BIRMINGHAM, Ala. (WIAT) – A church in northeast Alabama is apologizing after Tim James, a Republican candidate for Alabama governor, spoke at its Sunday service.
Life Chapel, a church in Rainsville, said Sunday evening that it had removed the video of the speaker’s remarks from its social media page after what it called valid concerns “from so many.”
While the church did not mention James by name, video obtained by CBS 42 shows the gubernatorial candidate speaking in the church, a Life Chapel logo on the lower left of the screen.
In the video, James said that on a visit to downtown Richmond, Virginia, which he described as politically “blue,” he noticed that people around him looked like “they were from Mars.”
“There were tattoos from the head to the toe,” James said. “Some girl came walking by. I mean she was about six four, plus her heels, and she had a great big old mohawk, nothing down each side but a tattoo. And it was a freak show.”
James went on to discuss abortion, saying that “Roe is going down.”
Once Roe v. Wade is overturned, James said, “not one more abortion will occur in Alabama.” He said that overturning the decades-old legal ruling “pulls the rug out” from other Supreme Court precedents like Engel v. Vitale, a school prayer case, and Obergefell v. Hodges, the case legalizing marriage for same-sex couples nationwide.
These cases, James said, represent a “usurpation” of authority. “Who does that?” James asked the congregation. “Satan,” he answered himself.
In its lengthy statement, Life Chapel said that “the specific comment that concerned many people were concerning people that looked different, particularly ones with tattoos and certain hairstyles and clothing or lifestyle choices.”
“Our heart is that Life Chapel is a place where everyone feels welcomed,” the statement continues. “We have many congregants with tattoos, with interesting choices of clothing or things of the like. This statement did not reflect us well. We own up to it. Please forgive us.”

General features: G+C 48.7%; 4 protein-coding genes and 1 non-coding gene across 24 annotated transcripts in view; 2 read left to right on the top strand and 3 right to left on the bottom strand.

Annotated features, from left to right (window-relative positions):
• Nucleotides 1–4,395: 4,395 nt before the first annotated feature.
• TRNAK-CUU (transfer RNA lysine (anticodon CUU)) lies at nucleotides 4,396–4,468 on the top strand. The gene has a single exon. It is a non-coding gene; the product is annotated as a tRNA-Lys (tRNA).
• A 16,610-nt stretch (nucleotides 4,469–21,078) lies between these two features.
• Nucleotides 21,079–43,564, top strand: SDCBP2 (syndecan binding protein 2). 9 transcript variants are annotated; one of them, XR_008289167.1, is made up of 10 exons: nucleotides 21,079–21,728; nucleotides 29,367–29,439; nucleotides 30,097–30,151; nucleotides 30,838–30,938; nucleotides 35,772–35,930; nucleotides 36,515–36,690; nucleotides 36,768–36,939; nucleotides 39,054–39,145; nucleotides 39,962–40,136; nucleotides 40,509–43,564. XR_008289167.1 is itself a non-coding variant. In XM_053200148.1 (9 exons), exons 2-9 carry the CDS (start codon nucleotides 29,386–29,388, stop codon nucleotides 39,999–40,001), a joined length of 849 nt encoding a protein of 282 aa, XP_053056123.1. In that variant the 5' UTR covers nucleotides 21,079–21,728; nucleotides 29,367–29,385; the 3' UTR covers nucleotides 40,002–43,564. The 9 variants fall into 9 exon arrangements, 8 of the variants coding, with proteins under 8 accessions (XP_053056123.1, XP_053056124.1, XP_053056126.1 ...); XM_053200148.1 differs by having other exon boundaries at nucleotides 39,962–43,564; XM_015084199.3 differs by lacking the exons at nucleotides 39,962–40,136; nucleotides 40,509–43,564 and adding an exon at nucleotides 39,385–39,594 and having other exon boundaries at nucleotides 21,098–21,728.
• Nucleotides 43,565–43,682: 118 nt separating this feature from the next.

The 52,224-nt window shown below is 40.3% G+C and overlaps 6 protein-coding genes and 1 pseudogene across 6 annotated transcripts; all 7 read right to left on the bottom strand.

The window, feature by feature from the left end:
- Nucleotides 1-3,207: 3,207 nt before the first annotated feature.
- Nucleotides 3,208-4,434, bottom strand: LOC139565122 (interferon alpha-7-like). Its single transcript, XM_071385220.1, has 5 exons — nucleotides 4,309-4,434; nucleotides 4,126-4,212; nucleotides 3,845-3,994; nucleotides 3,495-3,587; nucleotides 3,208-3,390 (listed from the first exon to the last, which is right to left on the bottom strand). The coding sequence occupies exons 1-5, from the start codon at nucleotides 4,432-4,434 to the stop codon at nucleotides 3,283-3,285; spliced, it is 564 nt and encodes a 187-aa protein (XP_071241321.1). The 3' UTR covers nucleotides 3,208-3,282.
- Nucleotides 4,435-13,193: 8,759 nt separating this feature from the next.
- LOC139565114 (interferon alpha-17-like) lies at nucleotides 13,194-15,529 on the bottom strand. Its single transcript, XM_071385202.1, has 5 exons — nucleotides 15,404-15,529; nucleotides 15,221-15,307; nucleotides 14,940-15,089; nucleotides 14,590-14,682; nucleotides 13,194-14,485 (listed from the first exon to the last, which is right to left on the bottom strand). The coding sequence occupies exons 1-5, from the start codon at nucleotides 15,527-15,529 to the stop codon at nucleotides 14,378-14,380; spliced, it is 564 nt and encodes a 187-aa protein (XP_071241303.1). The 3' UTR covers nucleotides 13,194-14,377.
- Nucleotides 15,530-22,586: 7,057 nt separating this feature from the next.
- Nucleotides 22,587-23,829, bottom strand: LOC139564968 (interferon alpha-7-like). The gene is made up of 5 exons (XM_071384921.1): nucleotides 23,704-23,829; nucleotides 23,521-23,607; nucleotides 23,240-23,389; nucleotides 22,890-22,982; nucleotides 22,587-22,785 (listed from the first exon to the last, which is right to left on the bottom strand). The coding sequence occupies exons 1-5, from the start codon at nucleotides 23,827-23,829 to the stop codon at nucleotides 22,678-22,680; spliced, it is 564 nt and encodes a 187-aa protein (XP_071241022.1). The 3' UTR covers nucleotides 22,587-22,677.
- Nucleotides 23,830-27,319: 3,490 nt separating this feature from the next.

The church later said that its leaders “were in a bit of shock,” were “truly grieved” and “embarrassed.”
“We don’t have any other way to express our apology because there’s not one good enough,” the church said. “We should have looked deeper into the matter and made better judgment.”
The James campaign is no stranger to controversy. Earlier this year, James released ads inaccurately attacking an LGBTQ-affirming charter school in the Birmingham area as “the first transgender public school in the South.” The ad, which featured photos of school staff and students at a fundraiser, led the school to increase its security and provide additional counseling to students.
In a statement sent after this article’s initial publication, the James campaign said it will not apologize “for anything Tim said in the pulpit of a church.”
“The church invited Tim to share his heart for the nation,” the statement said. “The comment in question, which prompted the church’s decision to remove the video, was an illustration which considered the time and season we are living in and the Azusa Street Revival in the early 20th century. Anyone with a discerning heart should not be offended but encouraged. We are not going to apologize for anything Tim said in the pulpit of a church.”